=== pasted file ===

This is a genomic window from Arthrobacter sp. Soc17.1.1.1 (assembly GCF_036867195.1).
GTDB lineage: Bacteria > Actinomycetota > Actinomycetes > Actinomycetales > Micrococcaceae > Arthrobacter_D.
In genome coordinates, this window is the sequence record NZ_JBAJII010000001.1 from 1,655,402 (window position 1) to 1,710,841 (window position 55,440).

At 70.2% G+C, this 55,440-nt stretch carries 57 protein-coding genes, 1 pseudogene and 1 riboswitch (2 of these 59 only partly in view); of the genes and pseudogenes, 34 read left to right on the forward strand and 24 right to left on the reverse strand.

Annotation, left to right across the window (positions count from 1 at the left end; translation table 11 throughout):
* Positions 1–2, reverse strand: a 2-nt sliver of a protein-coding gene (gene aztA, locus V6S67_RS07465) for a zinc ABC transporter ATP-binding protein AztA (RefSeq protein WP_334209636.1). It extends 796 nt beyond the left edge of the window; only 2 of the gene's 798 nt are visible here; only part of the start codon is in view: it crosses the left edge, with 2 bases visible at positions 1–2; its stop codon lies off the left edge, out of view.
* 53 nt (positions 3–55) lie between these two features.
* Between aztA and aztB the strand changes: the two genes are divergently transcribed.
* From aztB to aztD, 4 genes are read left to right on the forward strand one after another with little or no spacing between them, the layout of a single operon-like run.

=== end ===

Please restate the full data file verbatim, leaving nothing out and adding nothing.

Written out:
This is a genomic window from Arthrobacter sp. Soc17.1.1.1 (assembly GCF_036867195.1).
GTDB lineage: Bacteria > Actinomycetota > Actinomycetes > Actinomycetales > Micrococcaceae > Arthrobacter_D.
In genome coordinates, this window is the sequence record NZ_JBAJII010000001.1 from 1,655,402 (window position 1) to 1,710,841 (window position 55,440).

At 70.2% G+C, this 55,440-nt stretch carries 57 protein-coding genes, 1 pseudogene and 1 riboswitch (2 of these 59 only partly in view); of the genes and pseudogenes, 34 read left to right on the forward strand and 24 right to left on the reverse strand.

Annotation, left to right across the window (positions count from 1 at the left end; translation table 11 throughout):
* Positions 1–2, reverse strand: a 2-nt sliver of a protein-coding gene (gene aztA, locus V6S67_RS07465) for a zinc ABC transporter ATP-binding protein AztA (RefSeq protein WP_334209636.1). It extends 796 nt beyond the left edge of the window; only 2 of the gene's 798 nt are visible here; only part of the start codon is in view: it crosses the left edge, with 2 bases visible at positions 1–2; its stop codon lies off the left edge, out of view.
* 53 nt (positions 3–55) lie between these two features.
* Between aztA and aztB the strand changes: the two genes are divergently transcribed.
* From aztB to aztD, 4 genes are read left to right on the forward strand one after another with little or no spacing between them, the layout of a single operon-like run.